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Hey guys, I built my eGPU setup with an Akitio thunder 2 and a Zotac gtx 970 a few weeks ago. It worked pretty well, but the fans of the eGPU doesn't change speed, neither under high usage... I heard about zotac firestorm and other drivers that can control the fan´s speed, but I want to keep OS X and don't want to change to windows... So I opened the case checked with a multimeter how high or low the voltage of the fans are, but somehow I touched with both poles of the fans and the whole setup shut down. I rebooted it and the eGPU worked fine, but the fans doesn't move ant all... I disconnected them and powered them separately and they spin! That means that it could only be a software problem. I hope you can help me Severin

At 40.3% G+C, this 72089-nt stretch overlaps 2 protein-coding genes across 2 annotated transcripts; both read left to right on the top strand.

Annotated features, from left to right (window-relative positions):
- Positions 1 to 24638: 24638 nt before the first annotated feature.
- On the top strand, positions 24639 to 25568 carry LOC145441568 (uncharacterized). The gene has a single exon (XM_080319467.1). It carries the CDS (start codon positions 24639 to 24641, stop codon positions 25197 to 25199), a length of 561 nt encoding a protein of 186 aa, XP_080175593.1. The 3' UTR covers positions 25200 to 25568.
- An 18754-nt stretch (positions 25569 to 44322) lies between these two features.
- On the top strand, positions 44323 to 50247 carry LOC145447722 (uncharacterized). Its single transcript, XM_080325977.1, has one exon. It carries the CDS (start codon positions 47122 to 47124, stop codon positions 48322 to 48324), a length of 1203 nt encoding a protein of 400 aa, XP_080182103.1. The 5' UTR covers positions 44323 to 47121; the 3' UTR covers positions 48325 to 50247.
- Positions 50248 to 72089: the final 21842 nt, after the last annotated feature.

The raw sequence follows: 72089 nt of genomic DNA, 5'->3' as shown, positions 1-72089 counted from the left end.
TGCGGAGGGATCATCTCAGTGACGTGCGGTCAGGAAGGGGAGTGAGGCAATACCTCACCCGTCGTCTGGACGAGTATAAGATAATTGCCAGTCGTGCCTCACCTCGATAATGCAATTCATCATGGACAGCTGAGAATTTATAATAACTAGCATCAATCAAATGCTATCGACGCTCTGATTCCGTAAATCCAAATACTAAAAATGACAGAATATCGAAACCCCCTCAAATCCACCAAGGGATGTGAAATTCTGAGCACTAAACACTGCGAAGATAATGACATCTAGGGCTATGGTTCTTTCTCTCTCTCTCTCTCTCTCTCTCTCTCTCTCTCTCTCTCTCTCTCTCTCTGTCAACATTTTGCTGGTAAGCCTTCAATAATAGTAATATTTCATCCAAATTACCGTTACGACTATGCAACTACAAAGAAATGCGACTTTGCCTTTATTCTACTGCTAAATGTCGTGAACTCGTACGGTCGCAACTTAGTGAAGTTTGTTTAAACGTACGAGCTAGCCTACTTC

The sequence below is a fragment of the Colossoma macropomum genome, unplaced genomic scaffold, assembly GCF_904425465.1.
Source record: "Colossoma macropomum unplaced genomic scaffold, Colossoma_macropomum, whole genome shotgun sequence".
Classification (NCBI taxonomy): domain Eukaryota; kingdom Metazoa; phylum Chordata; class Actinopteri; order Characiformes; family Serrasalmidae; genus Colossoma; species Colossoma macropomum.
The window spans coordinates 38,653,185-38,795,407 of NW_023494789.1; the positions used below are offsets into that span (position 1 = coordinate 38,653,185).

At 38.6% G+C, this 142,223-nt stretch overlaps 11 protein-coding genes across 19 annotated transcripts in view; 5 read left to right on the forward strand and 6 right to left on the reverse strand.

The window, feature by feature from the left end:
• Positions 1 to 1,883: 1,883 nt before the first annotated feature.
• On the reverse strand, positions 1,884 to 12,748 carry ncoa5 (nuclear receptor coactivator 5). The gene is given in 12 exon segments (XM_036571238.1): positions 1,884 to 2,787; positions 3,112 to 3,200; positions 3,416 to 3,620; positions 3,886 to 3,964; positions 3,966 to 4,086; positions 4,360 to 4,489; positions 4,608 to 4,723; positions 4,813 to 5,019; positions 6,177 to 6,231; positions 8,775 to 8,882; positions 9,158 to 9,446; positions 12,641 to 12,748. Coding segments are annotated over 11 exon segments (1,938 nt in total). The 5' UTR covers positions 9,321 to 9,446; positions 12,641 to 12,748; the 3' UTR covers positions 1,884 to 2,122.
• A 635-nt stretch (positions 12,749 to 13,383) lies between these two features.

I've been sitting on this build for a while, meaning to make a build log but its been so long I've forgotten most of it! So here's the short and sweet version! My previous build with this card was a water-cooled wall mounted windows gaming machine. This was a great rig for a former student just having started a new job with still a fair bit of time on his hands... Then things got busy, and the water beast became stagnant. Long story short, I converted to mac mostly due to requiring portability yet still wanting a powerful machine that wasn't a total door stop to carry around. So it became that a GTX 970 soon found its way on my book shelf in a nice compact case. Just for kicks, heres my old rig! Firstly, why did i drop the water-cooling? The original plan was to make a similar wall mounted eGPU. After some pondering I came to the conclusion that this particular card I owned wasn't much of an overclocker. I hadn't actually bothered unlocking the card or overclocking it a whole lot. I had planned to do it, but it had never happened. For 5 months I had used the card running on stock power and it was still maxing out games on my 2560x1080 ultra wide. I went ahead a bought the Akitio thunder 2 off a german website, delivered to the UK within two days for a very good price! I initially used a 120W 12V power brick to run the card, clearly this didn't cut it, and the card would die instantly on load. I resorted to grabbing a Dell DA2 18A power brick and things started working great! This post by dschjin inspired me to try the noctua fans with the stock heatsink. To my surprise they worked very well and I was getting great temps under load. I could even hold my previous water-cooled overclock and it would hang around 75 degrees C. I then proceeded to create a funky case cooling design, and two days of drilling later I ended up with this! It looked great! But it was an awful cooling solution... absolutely useless, wouldn't even hold stock settings before throttling... I then decided to cut out the entire side and top panel with the idea of finding a grill/mesh material to put in its place. I ended up going with a desktop wire magazine holder like this one: Here it is cut out I then cut it to size and slid it between the fans and the edge of the aluminium case. Its all very much a tight fit and required a lot of effort to close while keeping everything in place. I used some PCIe power extenders that plugged on the top of the card as two six pin power. They required trimming of the plastic and heat shrink to get the clearance: As you can see the sharp inside of the aluminium enclosure already mangled the nice new heat shrink! The fans are also just about held in place with some bits of plastic. Due to the design of the heatsink, the fans couldn't be sat flush without having to cut some metal tabs and bending things. the way it is now lets the fans sit tight between the mesh and the heatsink. Once the case is closed, nothing can move. I then added a power switch with LED (switch contacts go on the dell PSU and led goes to the existing led pins on the Akitio motherboard. chopped up 24pin ate connector is in there as a total bodge job. The wires are breaded in pairs and simply pass through the vent holes of the card. Too easy! The wires are stiff enough that it doesn't really matter anyway. Finally, here are a few of my favourite things! Electrical tape to cover up sharp edges of steel. 3M VHB tape can stick anything to anything like foam tape! Then come off like it was never there. I swear by this stuff! sharpie to coverup dings and dents Wago wire to wire clamps, these things are quicker and much more reliable than terminal blocks if you're too lazy to solder wires together. Like me! stick on foam to space out bits of floating mesh grill and make a snug fit mains powered dremel with EZ click metal cutting disk. This thing makes short work of thick aluminium. And don't forget boys and girls, always wear protection! Software woes Lets just say the hardware was the easy bit.. I started out with a bootcamp of Windows 10 and the card would just about start. It seemed very unreliable, sometimes it would work everytime, then I'd get home one day and the thing just didn't want to start.. Optimus made everything worse, though it was great when it worked. I ended up going to several installs of windows 10 and 8.1, even a UEFI rebuild.. Finally I gave in a resorted to OSX drivers. Automate GPU is fantastic and it just works. I've been very surprised how well most of my steam library works on OSX. I had a nice surprise the other day when I found out Thief was available for OSX and that sold it to me. I got rid of my windows partition and all my gaming is done in OSX now. Overall this seems to be a great solution for portable computing and still having the ability to run desktop graphics. I've been very surprised and look forward to Thunderbolt 3 where this should be natively supported! For those interested, I did manage to get a fair bit of overclocking done within windows when I had it working, here are the results: CPU temps: Card info: Over thunderbolt: running this card on a Z77 desktop motherboard with i5 3570k @ 4.2GHz gave : In OSX again: